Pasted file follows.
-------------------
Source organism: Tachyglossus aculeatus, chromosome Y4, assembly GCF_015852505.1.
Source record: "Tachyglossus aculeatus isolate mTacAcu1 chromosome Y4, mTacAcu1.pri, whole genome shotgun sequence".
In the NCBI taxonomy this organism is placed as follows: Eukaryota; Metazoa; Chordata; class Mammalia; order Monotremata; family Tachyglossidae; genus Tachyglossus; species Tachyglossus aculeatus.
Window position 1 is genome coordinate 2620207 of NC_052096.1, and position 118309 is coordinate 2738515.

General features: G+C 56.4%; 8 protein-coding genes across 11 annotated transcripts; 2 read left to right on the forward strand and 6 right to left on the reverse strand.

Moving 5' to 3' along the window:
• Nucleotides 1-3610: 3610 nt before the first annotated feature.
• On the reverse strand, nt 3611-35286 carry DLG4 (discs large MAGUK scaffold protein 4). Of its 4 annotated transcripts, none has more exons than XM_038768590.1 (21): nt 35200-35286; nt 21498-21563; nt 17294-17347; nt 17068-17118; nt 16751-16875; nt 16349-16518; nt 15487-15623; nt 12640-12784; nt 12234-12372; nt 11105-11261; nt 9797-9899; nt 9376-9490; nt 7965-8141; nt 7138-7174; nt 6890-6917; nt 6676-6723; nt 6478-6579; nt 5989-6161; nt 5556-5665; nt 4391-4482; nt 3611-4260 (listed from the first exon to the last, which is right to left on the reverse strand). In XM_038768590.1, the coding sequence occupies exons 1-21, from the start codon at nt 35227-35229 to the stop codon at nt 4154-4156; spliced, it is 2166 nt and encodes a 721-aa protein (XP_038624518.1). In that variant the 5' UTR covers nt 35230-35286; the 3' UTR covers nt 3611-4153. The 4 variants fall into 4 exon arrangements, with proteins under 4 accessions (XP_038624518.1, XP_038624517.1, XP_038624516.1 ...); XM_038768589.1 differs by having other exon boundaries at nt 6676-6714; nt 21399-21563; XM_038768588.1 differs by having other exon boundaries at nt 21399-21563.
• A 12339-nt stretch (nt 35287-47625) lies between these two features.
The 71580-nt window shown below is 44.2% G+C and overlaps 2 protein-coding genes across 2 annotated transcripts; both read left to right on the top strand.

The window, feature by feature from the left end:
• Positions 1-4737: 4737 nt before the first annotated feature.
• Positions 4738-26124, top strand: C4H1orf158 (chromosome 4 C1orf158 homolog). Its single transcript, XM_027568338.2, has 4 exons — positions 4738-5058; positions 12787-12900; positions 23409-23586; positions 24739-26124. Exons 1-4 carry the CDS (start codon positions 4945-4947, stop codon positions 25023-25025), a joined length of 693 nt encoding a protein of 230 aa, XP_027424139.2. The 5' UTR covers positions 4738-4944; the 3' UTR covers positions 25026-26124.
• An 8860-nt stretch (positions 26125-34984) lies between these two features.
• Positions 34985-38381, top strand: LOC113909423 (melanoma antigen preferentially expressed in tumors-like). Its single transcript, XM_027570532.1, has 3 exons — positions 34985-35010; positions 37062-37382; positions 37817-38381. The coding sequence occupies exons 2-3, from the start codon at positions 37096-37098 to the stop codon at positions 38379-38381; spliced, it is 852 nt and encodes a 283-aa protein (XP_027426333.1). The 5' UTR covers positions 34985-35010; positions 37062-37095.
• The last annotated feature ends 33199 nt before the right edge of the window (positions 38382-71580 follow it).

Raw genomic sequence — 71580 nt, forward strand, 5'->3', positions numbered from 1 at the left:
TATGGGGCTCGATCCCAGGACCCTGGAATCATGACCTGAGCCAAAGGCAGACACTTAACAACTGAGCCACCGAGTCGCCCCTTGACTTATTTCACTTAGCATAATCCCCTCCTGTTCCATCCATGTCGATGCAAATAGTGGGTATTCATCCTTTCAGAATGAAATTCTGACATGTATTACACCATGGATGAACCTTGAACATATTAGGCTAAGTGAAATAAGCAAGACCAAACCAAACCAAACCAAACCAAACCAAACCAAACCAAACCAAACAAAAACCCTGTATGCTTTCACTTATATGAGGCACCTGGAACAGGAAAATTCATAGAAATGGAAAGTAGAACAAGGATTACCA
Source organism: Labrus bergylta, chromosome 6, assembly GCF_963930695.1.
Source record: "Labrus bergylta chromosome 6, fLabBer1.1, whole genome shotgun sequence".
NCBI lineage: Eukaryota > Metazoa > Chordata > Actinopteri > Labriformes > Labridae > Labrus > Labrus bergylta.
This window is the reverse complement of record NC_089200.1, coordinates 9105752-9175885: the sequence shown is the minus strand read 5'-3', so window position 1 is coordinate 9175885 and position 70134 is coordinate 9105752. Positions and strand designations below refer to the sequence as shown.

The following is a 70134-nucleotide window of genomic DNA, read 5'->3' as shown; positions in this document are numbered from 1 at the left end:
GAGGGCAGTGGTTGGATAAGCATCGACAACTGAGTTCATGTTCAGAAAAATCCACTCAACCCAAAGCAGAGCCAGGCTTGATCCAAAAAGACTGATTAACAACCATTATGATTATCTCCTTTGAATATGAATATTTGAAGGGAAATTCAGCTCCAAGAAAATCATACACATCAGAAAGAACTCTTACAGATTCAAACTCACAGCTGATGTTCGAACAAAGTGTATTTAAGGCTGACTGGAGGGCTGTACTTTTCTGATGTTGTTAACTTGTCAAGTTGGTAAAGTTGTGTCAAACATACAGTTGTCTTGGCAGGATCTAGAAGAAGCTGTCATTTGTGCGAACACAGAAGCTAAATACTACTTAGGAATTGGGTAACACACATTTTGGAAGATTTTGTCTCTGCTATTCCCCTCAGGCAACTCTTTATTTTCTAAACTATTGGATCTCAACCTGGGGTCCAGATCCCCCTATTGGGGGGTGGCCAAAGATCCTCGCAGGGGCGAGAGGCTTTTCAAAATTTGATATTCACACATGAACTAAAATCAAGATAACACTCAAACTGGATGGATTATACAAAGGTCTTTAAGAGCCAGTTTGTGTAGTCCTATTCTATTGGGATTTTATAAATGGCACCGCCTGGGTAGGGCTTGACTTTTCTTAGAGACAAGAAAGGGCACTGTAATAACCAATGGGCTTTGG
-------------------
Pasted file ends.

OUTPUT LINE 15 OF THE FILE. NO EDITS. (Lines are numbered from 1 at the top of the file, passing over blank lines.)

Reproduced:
• Positions 34985-38381, top strand: LOC113909423 (melanoma antigen preferentially expressed in tumors-like). Its single transcript, XM_027570532.1, has 3 exons — positions 34985-35010; positions 37062-37382; positions 37817-38381. The coding sequence occupies exons 2-3, from the start codon at positions 37096-37098 to the stop codon at positions 38379-38381; spliced, it is 852 nt and encodes a 283-aa protein (XP_027426333.1). The 5' UTR covers positions 34985-35010; positions 37062-37095.